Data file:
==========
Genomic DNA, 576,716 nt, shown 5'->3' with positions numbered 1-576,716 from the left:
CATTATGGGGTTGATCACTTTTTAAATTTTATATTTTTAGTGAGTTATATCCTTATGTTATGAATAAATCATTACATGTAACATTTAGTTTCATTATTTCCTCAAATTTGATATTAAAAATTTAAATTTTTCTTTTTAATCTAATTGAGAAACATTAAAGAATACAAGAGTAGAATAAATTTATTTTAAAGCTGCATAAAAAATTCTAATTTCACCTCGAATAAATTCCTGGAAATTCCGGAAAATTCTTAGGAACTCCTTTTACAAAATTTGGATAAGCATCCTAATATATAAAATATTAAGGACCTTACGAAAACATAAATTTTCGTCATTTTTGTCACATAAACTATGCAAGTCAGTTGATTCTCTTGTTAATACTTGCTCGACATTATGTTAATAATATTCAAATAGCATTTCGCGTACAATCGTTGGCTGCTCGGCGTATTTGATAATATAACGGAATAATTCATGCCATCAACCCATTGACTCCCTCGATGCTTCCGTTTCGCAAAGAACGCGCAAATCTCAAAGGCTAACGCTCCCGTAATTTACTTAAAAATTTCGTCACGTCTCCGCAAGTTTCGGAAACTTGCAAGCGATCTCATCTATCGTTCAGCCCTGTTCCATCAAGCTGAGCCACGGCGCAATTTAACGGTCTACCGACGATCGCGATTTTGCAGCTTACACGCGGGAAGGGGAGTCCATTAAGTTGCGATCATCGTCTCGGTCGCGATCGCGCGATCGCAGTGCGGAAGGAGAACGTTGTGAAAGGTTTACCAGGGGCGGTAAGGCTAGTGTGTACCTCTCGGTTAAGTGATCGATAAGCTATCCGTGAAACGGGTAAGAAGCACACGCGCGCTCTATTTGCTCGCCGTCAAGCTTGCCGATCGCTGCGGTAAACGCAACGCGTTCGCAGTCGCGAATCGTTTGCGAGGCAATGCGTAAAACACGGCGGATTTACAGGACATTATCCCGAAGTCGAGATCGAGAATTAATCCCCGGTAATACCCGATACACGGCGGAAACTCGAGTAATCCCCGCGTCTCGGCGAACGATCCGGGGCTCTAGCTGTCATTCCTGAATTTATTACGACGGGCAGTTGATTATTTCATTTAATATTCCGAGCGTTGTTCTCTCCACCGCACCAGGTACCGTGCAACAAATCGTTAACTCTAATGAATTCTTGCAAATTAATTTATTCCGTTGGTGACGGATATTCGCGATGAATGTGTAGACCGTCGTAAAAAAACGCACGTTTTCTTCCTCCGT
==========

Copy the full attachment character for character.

Genomic DNA, 576,716 nt, shown 5'->3' with positions numbered 1-576,716 from the left:
CATTATGGGGTTGATCACTTTTTAAATTTTATATTTTTAGTGAGTTATATCCTTATGTTATGAATAAATCATTACATGTAACATTTAGTTTCATTATTTCCTCAAATTTGATATTAAAAATTTAAATTTTTCTTTTTAATCTAATTGAGAAACATTAAAGAATACAAGAGTAGAATAAATTTATTTTAAAGCTGCATAAAAAATTCTAATTTCACCTCGAATAAATTCCTGGAAATTCCGGAAAATTCTTAGGAACTCCTTTTACAAAATTTGGATAAGCATCCTAATATATAAAATATTAAGGACCTTACGAAAACATAAATTTTCGTCATTTTTGTCACATAAACTATGCAAGTCAGTTGATTCTCTTGTTAATACTTGCTCGACATTATGTTAATAATATTCAAATAGCATTTCGCGTACAATCGTTGGCTGCTCGGCGTATTTGATAATATAACGGAATAATTCATGCCATCAACCCATTGACTCCCTCGATGCTTCCGTTTCGCAAAGAACGCGCAAATCTCAAAGGCTAACGCTCCCGTAATTTACTTAAAAATTTCGTCACGTCTCCGCAAGTTTCGGAAACTTGCAAGCGATCTCATCTATCGTTCAGCCCTGTTCCATCAAGCTGAGCCACGGCGCAATTTAACGGTCTACCGACGATCGCGATTTTGCAGCTTACACGCGGGAAGGGGAGTCCATTAAGTTGCGATCATCGTCTCGGTCGCGATCGCGCGATCGCAGTGCGGAAGGAGAACGTTGTGAAAGGTTTACCAGGGGCGGTAAGGCTAGTGTGTACCTCTCGGTTAAGTGATCGATAAGCTATCCGTGAAACGGGTAAGAAGCACACGCGCGCTCTATTTGCTCGCCGTCAAGCTTGCCGATCGCTGCGGTAAACGCAACGCGTTCGCAGTCGCGAATCGTTTGCGAGGCAATGCGTAAAACACGGCGGATTTACAGGACATTATCCCGAAGTCGAGATCGAGAATTAATCCCCGGTAATACCCGATACACGGCGGAAACTCGAGTAATCCCCGCGTCTCGGCGAACGATCCGGGGCTCTAGCTGTCATTCCTGAATTTATTACGACGGGCAGTTGATTATTTCATTTAATATTCCGAGCGTTGTTCTCTCCACCGCACCAGGTACCGTGCAACAAATCGTTAACTCTAATGAATTCTTGCAAATTAATTTATTCCGTTGGTGACGGATATTCGCGATGAATGTGTAGACCGTCGTAAAAAAACGCACGTTTTCTTCCTCCGT